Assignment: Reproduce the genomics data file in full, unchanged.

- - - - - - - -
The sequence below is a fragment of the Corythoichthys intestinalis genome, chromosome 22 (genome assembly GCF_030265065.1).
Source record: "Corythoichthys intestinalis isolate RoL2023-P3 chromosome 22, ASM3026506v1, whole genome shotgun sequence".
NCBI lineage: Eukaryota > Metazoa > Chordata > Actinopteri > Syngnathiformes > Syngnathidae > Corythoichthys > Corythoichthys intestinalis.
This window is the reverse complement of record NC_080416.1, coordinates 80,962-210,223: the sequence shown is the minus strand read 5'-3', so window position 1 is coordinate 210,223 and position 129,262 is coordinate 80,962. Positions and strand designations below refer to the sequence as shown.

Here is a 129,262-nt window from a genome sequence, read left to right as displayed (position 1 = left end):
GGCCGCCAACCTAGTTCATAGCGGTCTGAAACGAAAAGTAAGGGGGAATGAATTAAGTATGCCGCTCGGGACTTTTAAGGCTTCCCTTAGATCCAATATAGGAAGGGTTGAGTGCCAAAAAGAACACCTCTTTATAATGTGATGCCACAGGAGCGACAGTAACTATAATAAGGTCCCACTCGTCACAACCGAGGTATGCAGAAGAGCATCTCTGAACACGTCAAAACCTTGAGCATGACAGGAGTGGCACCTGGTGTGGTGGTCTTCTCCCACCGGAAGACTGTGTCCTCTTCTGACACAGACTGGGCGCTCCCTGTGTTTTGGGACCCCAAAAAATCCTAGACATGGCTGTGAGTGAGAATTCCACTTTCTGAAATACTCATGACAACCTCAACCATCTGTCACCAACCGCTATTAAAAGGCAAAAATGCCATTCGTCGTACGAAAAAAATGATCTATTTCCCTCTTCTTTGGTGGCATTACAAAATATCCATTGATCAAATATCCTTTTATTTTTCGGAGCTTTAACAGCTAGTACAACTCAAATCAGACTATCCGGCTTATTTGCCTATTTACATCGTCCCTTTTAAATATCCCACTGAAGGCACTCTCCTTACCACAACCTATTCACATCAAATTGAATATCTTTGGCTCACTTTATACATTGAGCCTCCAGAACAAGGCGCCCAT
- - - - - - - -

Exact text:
The sequence below is a fragment of the Corythoichthys intestinalis genome, chromosome 22 (genome assembly GCF_030265065.1).
Source record: "Corythoichthys intestinalis isolate RoL2023-P3 chromosome 22, ASM3026506v1, whole genome shotgun sequence".
NCBI lineage: Eukaryota > Metazoa > Chordata > Actinopteri > Syngnathiformes > Syngnathidae > Corythoichthys > Corythoichthys intestinalis.
This window is the reverse complement of record NC_080416.1, coordinates 80,962-210,223: the sequence shown is the minus strand read 5'-3', so window position 1 is coordinate 210,223 and position 129,262 is coordinate 80,962. Positions and strand designations below refer to the sequence as shown.

Here is a 129,262-nt window from a genome sequence, read left to right as displayed (position 1 = left end):
GGCCGCCAACCTAGTTCATAGCGGTCTGAAACGAAAAGTAAGGGGGAATGAATTAAGTATGCCGCTCGGGACTTTTAAGGCTTCCCTTAGATCCAATATAGGAAGGGTTGAGTGCCAAAAAGAACACCTCTTTATAATGTGATGCCACAGGAGCGACAGTAACTATAATAAGGTCCCACTCGTCACAACCGAGGTATGCAGAAGAGCATCTCTGAACACGTCAAAACCTTGAGCATGACAGGAGTGGCACCTGGTGTGGTGGTCTTCTCCCACCGGAAGACTGTGTCCTCTTCTGACACAGACTGGGCGCTCCCTGTGTTTTGGGACCCCAAAAAATCCTAGACATGGCTGTGAGTGAGAATTCCACTTTCTGAAATACTCATGACAACCTCAACCATCTGTCACCAACCGCTATTAAAAGGCAAAAATGCCATTCGTCGTACGAAAAAAATGATCTATTTCCCTCTTCTTTGGTGGCATTACAAAATATCCATTGATCAAATATCCTTTTATTTTTCGGAGCTTTAACAGCTAGTACAACTCAAATCAGACTATCCGGCTTATTTGCCTATTTACATCGTCCCTTTTAAATATCCCACTGAAGGCACTCTCCTTACCACAACCTATTCACATCAAATTGAATATCTTTGGCTCACTTTATACATTGAGCCTCCAGAACAAGGCGCCCAT